Don’t call it a mall

Irongate Plaza as seen in 2018. (PHOTO: Aaron J. Brown)
Aaron J. Brown

Aaron J. Brown

I once hung out in Iron Range shopping malls for fun. I didn’t even need to “get my steps.” No, I went to the mall to meet friends, buy Vanilla Ice cassettes, and sip something called “cappuccino” while surfing this new thing called “the internet” at a locally-owned mall coffee shop. It was very exciting in an entirely non-ironic way.

Those days are long gone, of course. The gurgling automatic coffee dispenser at the Holiday station bears no meaningful resemblance to the cute brunette who served my first mocha latte. Consumer retail traffic shifted to big box stores starting 20 years ago and then moved online ten years ago. Across the country small- to medium-sized malls died while others trudged on in a zombie-like state.

Of course, this is not sustainable, even for absentee ownership unaffected by the blight. After all, these malls — once innovations in American consumerism — still occupy valuable real estate along major highways. They also represent millions of taxpayer dollars in elaborate infrastructure built for one purpose: a mall.

Exceptional shops, stores, and specialty businesses carry on — downtown, in malls, or elsewhere — but the model of how they operate keeps changing. Now dollar stores, like carrion birds, nip at the edges of Range towns. We’re watching a transition that isn’t over yet.

In recent years local malls have made various efforts to rebuild their image while impatient residents and business leaders wait for change. And change is coming, at least rhetorically.

For instance, the Thunderbird Mall in Virginia is no more, at least in name. The building remains, as do the tenants. But a July 27 Mesabi Tribune story explained that the facility’s new name will become Uptown Virginia. The branding motif comes from the mall’s new owners RockStep Capital.

On July 30, the Tribune reported that the Plaza 53 strip mall in Mountain Iron had new ownership, committed to a similar rebranding effort.

This follows the transition of Hibbing’s former Irongate Mall to Irongate Plaza several years ago. Today, Irongate’s new owner, Buckingham Property Management of New York, imagines that facility as a hybrid retail and office complex. The Irongate Plaza’s largest tenant is no longer a store like the late Kmart; rather, it’s the U.S. Veterans Affairs Clinic.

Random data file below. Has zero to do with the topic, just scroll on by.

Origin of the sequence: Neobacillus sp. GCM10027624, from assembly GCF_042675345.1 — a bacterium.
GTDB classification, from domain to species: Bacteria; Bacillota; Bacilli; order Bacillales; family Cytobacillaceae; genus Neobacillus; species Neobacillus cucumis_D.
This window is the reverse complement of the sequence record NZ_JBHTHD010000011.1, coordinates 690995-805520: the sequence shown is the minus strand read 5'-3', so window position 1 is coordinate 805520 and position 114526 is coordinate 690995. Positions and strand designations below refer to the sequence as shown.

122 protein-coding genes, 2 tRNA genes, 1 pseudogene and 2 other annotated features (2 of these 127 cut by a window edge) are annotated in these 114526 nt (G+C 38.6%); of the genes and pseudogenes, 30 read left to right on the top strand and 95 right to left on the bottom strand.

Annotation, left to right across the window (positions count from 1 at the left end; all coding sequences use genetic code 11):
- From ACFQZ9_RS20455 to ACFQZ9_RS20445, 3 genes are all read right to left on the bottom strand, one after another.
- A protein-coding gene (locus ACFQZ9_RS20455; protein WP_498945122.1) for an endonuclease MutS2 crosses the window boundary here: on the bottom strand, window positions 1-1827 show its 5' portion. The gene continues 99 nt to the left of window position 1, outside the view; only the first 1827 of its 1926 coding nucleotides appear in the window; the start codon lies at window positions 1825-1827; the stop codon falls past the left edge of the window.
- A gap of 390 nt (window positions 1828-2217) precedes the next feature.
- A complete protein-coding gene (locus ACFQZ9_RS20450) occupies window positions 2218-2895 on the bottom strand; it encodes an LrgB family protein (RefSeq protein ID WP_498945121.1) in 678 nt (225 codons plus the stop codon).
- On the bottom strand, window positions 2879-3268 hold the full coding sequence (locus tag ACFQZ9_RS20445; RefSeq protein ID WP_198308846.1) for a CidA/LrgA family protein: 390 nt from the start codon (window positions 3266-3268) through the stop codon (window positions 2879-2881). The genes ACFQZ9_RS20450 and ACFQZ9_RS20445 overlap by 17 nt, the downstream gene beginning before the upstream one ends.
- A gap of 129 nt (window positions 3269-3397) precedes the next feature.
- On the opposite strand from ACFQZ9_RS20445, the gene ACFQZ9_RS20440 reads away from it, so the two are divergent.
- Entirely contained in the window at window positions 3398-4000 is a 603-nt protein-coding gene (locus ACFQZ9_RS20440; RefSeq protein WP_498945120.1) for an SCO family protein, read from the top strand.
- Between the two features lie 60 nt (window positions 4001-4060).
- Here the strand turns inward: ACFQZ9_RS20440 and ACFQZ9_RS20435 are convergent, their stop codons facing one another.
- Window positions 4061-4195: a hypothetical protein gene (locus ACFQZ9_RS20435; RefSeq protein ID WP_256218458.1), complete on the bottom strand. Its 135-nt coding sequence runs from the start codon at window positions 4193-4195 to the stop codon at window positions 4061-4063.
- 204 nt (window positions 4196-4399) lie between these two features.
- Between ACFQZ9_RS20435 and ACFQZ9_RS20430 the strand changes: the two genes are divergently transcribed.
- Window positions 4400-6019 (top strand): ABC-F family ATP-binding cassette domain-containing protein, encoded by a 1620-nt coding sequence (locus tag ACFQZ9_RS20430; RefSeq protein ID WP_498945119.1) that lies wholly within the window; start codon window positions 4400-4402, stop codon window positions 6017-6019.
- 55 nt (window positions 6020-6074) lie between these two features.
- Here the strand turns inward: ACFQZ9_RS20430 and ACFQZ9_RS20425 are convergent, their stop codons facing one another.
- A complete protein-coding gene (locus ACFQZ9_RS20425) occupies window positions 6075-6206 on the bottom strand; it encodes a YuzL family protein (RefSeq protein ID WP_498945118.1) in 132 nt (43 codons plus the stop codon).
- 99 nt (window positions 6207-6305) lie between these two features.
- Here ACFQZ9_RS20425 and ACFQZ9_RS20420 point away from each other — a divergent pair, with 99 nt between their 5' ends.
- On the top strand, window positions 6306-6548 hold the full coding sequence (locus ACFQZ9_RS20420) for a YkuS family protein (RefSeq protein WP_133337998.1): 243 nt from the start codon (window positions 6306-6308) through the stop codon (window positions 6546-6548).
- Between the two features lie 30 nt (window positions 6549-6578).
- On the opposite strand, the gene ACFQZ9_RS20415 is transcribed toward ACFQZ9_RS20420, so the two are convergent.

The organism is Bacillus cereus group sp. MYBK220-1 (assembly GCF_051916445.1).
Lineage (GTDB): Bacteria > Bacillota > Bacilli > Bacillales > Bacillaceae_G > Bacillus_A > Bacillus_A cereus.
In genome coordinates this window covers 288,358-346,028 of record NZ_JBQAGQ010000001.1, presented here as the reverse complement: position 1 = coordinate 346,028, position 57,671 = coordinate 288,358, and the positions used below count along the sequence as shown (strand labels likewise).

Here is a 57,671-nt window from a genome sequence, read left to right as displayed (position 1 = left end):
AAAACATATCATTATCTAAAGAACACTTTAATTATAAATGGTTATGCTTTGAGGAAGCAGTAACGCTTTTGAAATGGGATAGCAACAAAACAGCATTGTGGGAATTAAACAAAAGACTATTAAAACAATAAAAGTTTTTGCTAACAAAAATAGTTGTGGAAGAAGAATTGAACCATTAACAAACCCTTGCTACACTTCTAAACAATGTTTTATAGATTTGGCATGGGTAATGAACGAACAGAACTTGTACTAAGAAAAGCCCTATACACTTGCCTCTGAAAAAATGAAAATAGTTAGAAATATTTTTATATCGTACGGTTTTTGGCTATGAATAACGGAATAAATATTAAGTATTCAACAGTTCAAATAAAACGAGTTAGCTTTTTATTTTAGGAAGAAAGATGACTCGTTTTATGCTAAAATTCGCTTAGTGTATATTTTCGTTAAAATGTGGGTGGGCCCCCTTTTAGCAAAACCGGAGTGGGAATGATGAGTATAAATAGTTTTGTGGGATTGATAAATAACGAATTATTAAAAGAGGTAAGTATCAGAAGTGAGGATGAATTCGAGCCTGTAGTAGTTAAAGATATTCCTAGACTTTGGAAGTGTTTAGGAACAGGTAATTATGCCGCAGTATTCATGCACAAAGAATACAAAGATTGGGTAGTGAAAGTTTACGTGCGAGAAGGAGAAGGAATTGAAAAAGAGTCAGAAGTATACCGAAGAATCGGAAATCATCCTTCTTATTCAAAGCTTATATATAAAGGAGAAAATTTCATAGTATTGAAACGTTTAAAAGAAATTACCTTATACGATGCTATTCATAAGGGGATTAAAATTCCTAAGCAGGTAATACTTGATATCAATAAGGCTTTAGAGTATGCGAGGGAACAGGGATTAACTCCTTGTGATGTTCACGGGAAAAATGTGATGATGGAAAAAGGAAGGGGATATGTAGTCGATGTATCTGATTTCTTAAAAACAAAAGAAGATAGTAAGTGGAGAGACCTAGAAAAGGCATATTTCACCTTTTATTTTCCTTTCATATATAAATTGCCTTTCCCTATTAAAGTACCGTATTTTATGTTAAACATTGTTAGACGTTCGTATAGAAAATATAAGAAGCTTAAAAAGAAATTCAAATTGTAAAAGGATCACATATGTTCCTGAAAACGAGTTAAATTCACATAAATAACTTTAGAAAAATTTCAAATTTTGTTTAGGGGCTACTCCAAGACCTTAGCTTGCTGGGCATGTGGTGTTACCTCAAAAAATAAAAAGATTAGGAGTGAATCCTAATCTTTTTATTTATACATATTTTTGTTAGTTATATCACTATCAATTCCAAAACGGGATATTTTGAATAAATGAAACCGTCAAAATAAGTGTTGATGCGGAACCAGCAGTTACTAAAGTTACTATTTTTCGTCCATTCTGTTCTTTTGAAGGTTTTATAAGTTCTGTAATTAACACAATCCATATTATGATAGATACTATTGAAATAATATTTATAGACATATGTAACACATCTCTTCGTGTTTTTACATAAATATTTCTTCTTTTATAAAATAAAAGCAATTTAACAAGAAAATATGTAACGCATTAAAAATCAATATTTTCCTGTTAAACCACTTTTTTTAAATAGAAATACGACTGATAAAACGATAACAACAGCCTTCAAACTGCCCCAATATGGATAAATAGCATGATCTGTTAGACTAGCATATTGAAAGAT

In Duluth, the same might be said of Simon Properties’ Miller Hill Mall, once northern Minnesota’s gold standard of teenage shopping delights. Now the Miller Hill Mall converts old stores like Sears and Younkers into medical facilities. In fact, the same Gen X teenagers that once hung out together in the mall might soon recover from hip surgery in the same building. Perhaps one day a crematorium will occupy the erstwhile soft pretzel dispensary, bringing it all full circle.

[See also: “In Northern Minnesota, economic trends collide“]

All of these changes stem from a pressing question. What is the value of a place when its primary purpose becomes something different? Malls were once seen as the next great standard in retailing. Nevertheless, they failed to outlast their linoleum floors. Meantime, small cities spent that time building tens of millions in infrastructure around the malls, sucking the traffic and very life out of their much more durable assets downtown.

In fact, the only retail stores able to compete with the price and convenience of the latest trend — online shopping — sell quality goods and specialized services, often from lower cost downtown real estate.

The great irony in the death of malls is the rise of new opportunities downtown. Whether old malls become office buildings, sports centers, or hydroponic greenhouses, we can now live free of the assumption that Iron Range cities need to expand outward to survive. In fact, we find new, attainable ideas by simply reimagining what we already have.

When we finally realize that it’s never, ever “always been this way,” we learn we can indeed positively change the appearance, sustainability and prosperity of our communities.

Aaron J. Brown is an author and college instructor from northern Minnesota’s Iron Range. He writes the blog and co-hosts the podcast “Power in the Wilderness” on Northern Community Radio. This piece first appeared in the Sunday, August 9, 2020 edition of the Mesabi Tribune.



  1. 1979 was a fun time to live on the Range amid seemingly limitless prosperity. I’m glad I saw it then because it will never happen here again.

    Irongate Mall opened just in time for the great strike of 1977 (“Shut it down and let it rust” was on the stickers everywhere) but after the strike they had a few good years. Then the boom lowered in 1981. The mall coasted on momentum for many years dying an agonizing death until its sorry state today.

    I’m in the check out generation now. You kids will have to figure it out for yourselves. Maybe as people flee the self destructing cities in droves we will be discovered again. Just leave the Cidiot trash behind.

Speak Your Mind


This site uses Akismet to reduce spam. Learn how your comment data is processed.